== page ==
© Jennifer’s Driving School 2016. Driving lessons in Bournemouth, Poole, Christchurch
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To begin with, you must apply to join the ‘Register of approved driving instructors’. You have to provide 2 references. To apply for the register, you must meet the following criteria:
• Have held a full UK or European driving licence for at least four years, and not been disqualified during this period.
• Be a ‘fit and proper’ person. (They will take into account motoring and non-motoring convictions to assess your suitability. You will have an enhanced level criminal record check).
Ideally you would have no points on your licence, but three may be OK.
Once you have been accepted onto the register, the fun begins! There are three exams to pass successfully in order to qualify to be an Approved Driving Instructor (ADI).
Once you have passed the first exam, which you can attempt as many times as you need, you have a two year period to pass the other two. The other two exams can only be attempted three times. If you fail either exam three times you have to wait two years and then, if you wish, you may take all 3 exams again, starting from the first.
Click to apply to become a driving instructor online now, or continue reading for more information about the exams, trainee licenses, your work options when you pass, and the cost of training to become an ADI.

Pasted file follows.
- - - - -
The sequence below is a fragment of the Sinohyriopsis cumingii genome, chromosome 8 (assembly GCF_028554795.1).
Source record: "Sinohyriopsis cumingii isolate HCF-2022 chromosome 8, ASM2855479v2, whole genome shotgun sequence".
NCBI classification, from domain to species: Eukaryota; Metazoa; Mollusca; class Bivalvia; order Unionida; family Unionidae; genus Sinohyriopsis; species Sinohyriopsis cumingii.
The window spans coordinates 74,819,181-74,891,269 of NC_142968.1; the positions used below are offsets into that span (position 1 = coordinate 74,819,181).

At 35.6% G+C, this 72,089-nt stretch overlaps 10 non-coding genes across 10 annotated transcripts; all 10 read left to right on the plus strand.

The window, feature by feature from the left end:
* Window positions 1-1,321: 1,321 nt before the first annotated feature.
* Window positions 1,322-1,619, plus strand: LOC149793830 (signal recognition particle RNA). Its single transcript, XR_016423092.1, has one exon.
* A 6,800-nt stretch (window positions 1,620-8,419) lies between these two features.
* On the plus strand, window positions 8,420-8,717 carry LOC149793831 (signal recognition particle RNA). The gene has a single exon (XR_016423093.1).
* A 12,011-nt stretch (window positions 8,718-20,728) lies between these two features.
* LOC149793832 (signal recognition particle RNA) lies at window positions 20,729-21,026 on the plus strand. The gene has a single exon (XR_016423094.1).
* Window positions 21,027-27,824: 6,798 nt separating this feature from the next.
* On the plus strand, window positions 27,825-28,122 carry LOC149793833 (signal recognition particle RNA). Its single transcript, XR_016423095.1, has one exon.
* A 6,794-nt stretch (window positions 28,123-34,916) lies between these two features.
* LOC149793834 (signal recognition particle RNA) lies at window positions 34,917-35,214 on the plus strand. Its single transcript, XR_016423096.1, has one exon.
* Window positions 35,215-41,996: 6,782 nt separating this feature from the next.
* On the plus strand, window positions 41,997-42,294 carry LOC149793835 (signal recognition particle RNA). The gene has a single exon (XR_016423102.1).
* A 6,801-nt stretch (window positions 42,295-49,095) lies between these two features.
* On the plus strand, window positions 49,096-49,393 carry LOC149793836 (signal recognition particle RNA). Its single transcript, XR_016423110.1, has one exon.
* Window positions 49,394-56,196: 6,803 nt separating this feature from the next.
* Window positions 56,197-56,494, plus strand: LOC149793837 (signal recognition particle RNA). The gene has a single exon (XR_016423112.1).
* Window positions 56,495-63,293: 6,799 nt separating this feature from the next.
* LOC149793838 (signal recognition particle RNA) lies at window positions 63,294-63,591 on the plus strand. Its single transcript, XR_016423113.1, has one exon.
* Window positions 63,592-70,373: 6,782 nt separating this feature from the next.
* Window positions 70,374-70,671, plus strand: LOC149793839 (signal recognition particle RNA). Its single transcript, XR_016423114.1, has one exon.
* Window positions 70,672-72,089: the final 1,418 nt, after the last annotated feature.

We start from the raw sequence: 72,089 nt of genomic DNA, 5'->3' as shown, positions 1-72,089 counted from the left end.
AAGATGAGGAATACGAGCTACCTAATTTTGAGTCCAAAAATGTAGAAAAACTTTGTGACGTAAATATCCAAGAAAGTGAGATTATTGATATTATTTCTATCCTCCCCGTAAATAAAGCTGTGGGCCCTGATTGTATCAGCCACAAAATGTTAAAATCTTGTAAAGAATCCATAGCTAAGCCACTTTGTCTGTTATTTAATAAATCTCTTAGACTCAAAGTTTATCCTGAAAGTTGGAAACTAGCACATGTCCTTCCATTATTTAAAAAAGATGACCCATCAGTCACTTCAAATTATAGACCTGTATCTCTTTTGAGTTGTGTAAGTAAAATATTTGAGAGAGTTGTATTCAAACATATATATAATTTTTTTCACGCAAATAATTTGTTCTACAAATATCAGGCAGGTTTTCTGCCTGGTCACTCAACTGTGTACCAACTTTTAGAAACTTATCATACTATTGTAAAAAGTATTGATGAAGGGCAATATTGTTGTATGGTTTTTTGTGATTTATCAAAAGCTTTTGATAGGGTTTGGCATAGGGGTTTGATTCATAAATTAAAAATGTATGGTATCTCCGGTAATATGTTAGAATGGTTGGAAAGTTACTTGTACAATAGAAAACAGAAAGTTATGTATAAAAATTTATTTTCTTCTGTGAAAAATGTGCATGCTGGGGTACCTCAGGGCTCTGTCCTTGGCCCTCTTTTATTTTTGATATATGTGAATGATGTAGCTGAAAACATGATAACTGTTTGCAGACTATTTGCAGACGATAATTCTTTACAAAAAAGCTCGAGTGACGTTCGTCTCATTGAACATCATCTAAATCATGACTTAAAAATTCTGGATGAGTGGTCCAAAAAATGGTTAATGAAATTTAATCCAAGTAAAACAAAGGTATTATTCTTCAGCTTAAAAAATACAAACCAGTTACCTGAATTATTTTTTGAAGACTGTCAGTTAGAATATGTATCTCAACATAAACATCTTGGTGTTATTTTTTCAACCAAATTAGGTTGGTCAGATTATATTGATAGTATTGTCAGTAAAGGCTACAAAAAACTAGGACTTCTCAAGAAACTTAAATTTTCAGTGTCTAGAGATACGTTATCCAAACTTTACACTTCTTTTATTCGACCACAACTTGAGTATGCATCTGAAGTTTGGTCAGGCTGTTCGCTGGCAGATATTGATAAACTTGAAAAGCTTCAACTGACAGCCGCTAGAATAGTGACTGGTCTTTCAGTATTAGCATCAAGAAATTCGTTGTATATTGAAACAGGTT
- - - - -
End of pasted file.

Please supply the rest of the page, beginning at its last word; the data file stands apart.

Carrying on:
There are three exams you must pass in order to become a driving instructor.
ADI PART 1
The first is an advanced theory and hazard-perception computer-based test. This can be attempted as many times as you need. You must gain an overall pass rate of 85%, and a minimum of 80% in each of the four bands. It is therefore possible to get an overall pass rate of over 85% but still fail if you didn’t get 80% in one of the bands. You must get a minimum of 57 out of 75 in the hazard perception. If you fail the hazard perception but pass the theory, or vise-versa, you will fail and have to re-take both parts. The pass rate is about 50% for part 1.
ADI PART 2
The second exam is an advanced driving test. You must show you can drive to a very high standard. You are expected to perform a ‘brisk, business-like and confident drive’, and demonstrate not only making progress but fuel economy. You should be able to cope with any road situation and show tolerance and due regard and consideration for other road users. You must have excellent forward planning and hazard perception skills. You must have a detailed understanding of road procedures and the reasoning behind the rules. Firstly, you must read a number plate from a distance of 26.5 metres. If you cannot do this you will fail immediately and that will count towards one of your attempts. Then you have to answer the ‘show me - tell me’ safety questions. The examiner will ask you to describe how to perform a check on the condition and safety of three components of the vehicle, and ask you to demonstrate an actual check on the condition of a further two. You then have a one hour test, during which you may only make a maximum of 6 minor faults. You must perform all of the three reversing exercises, plus some or all of the other exercises such as emergency stop, moving off at an angle, etc.